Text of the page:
The CT protocol has been previously described.7 Regarding the 320-detector row scanning (Aquilion One; Toshiba Medical Systems, Tochigi-ken, Japan), axial imaging over time spanning up to 16 cm in craniocaudal coverage after intravenous contrast (iopamidol 370 mg of iodine/mL, Isovue-370; Bracco Diagnostics, Princeton, NJ) was power injected (Empower CTA; Acist Medical, New York, NY) at contrast flow rates of 6 mL per second. For each subject, 21 to 24 volumes were acquired in Digital Imaging and Communications in Medicine format.

Image postprocessing

For each subject, 1- to 2-mm maximum intensity projection cine angiography12,13 was reformatted using video software designed for use at the CT console, plus postprocessing via a dedicated image postprocessing workstation (Vitrea, Version 6.1; Vital Images, Minnetonka, Minn). All visualized vessels were segmented using semiautomated methods supplemented by manual tracings. The best static arterial and venous phases were extracted from the cine loop, as determined by the quality of contrast enhancement.

Image interpretation

The cine and best static image sets were retrospectively compared for diagnostic findings by the consensus reading from 2 experienced readers (a plastic surgeon and a radiologist). For each patient, the clinical benefits and drawbacks of the cine, when compared with the best static imaging data sets, were documented. Since display in standard (axial, coronal, and sagittal) anatomic planes does not adequately depict the complex relationship between structures, arbitrary cut planes were used for the assessment.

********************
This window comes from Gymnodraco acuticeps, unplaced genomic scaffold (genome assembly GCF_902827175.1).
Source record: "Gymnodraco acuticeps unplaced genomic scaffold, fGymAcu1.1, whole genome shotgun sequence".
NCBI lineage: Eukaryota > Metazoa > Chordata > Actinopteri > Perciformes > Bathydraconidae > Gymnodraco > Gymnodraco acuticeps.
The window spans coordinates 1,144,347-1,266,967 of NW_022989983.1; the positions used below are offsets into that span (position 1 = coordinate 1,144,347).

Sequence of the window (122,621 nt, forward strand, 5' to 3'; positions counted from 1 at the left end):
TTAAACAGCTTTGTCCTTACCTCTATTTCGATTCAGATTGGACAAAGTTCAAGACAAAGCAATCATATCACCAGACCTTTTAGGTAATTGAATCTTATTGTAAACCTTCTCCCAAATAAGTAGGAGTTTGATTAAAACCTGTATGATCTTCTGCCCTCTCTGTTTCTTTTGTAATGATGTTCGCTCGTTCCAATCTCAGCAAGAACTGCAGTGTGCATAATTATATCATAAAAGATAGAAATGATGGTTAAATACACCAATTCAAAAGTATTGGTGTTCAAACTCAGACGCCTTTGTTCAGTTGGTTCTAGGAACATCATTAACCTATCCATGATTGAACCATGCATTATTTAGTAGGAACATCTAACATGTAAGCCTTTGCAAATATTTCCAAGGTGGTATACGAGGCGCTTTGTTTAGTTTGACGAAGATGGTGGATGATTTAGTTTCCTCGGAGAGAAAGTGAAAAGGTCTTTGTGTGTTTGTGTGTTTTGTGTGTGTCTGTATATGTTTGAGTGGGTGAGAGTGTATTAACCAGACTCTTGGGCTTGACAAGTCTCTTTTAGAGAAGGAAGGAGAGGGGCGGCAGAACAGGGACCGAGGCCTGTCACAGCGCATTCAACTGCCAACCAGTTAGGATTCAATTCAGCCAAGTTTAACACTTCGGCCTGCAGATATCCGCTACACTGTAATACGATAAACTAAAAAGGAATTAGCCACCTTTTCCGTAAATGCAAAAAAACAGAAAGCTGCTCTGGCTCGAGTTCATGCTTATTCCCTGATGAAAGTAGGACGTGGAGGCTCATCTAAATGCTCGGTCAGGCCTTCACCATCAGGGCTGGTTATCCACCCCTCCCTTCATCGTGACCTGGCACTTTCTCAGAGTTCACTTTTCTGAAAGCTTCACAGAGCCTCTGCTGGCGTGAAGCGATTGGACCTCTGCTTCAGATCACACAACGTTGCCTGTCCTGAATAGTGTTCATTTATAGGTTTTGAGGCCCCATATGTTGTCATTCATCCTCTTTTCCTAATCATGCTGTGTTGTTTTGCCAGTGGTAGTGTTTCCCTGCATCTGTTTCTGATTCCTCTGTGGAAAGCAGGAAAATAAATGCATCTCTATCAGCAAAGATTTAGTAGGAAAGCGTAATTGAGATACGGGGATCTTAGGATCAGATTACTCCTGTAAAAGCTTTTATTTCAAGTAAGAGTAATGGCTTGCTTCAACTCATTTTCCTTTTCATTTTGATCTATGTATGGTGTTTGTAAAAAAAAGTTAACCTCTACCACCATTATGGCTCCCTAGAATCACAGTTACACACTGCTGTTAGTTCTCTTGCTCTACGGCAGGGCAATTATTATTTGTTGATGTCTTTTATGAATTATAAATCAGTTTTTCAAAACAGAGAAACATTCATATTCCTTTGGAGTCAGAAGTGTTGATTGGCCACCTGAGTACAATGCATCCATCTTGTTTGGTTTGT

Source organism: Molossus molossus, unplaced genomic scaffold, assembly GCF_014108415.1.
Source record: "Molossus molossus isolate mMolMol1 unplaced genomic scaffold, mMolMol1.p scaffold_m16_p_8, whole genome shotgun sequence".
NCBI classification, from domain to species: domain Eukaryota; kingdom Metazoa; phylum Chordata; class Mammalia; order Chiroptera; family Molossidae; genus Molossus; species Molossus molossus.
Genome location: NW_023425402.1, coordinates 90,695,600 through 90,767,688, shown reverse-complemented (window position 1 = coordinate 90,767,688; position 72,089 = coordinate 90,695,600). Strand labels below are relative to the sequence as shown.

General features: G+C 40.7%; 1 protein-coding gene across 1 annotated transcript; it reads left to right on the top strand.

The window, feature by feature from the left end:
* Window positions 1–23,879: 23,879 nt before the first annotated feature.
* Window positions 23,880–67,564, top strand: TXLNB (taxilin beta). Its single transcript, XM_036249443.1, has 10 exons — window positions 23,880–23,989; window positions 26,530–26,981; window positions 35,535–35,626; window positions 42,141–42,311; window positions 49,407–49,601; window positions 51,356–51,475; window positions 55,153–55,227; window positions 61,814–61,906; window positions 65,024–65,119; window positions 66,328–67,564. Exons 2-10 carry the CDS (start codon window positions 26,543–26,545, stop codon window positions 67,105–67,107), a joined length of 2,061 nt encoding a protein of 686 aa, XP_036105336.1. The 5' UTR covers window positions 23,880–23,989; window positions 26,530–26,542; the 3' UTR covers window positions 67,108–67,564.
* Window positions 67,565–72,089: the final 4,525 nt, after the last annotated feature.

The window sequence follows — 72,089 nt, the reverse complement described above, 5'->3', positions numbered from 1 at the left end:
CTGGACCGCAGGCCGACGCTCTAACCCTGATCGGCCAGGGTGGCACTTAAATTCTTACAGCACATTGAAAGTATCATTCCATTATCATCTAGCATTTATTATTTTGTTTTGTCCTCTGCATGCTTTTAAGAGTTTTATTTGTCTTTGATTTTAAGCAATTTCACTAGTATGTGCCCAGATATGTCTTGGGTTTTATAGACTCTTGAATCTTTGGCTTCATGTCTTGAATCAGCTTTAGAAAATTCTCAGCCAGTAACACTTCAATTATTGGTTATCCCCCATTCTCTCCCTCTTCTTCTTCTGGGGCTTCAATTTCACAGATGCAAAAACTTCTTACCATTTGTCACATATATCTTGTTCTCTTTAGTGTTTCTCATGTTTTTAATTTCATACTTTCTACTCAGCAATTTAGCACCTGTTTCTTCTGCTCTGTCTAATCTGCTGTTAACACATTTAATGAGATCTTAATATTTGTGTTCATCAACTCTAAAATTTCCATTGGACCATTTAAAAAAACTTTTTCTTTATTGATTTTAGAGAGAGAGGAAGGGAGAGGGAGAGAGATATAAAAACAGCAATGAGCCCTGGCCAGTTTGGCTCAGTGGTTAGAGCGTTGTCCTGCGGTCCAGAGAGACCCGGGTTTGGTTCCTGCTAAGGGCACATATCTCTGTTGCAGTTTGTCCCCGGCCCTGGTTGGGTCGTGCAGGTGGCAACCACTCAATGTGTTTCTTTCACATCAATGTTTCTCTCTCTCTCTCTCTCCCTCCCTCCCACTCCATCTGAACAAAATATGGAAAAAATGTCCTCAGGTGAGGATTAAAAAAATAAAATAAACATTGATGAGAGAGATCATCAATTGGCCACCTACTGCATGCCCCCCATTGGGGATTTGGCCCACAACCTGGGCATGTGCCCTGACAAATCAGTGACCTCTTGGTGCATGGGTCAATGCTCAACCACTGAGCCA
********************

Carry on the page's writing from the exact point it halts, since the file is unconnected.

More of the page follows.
The total imaging time was less than 45 minutes for all 3 subjects. All images were acquired with less than 100 mL of contrast material, and the estimated, effective total radiation dose was less than 10 mSv for all subjects.

Arterial anatomy

Subject 1

The cine loop (see Movie 1 [Click Here for Video]) demonstrates filling of the right lingual artery slightly after the filling of the left side, indicating retrograde flow from the contralateral circulation. On the static image, the proximal right lingual artery is not visualized; only distal portions of the artery fill with contrast, making it difficult to determine whether there is a joint facial-lingual segment that branches from the external carotid artery, or rather that this vessel fills in a retrograde fashion (Fig 1). Other major arterial findings are consistent between cine and static image analyses.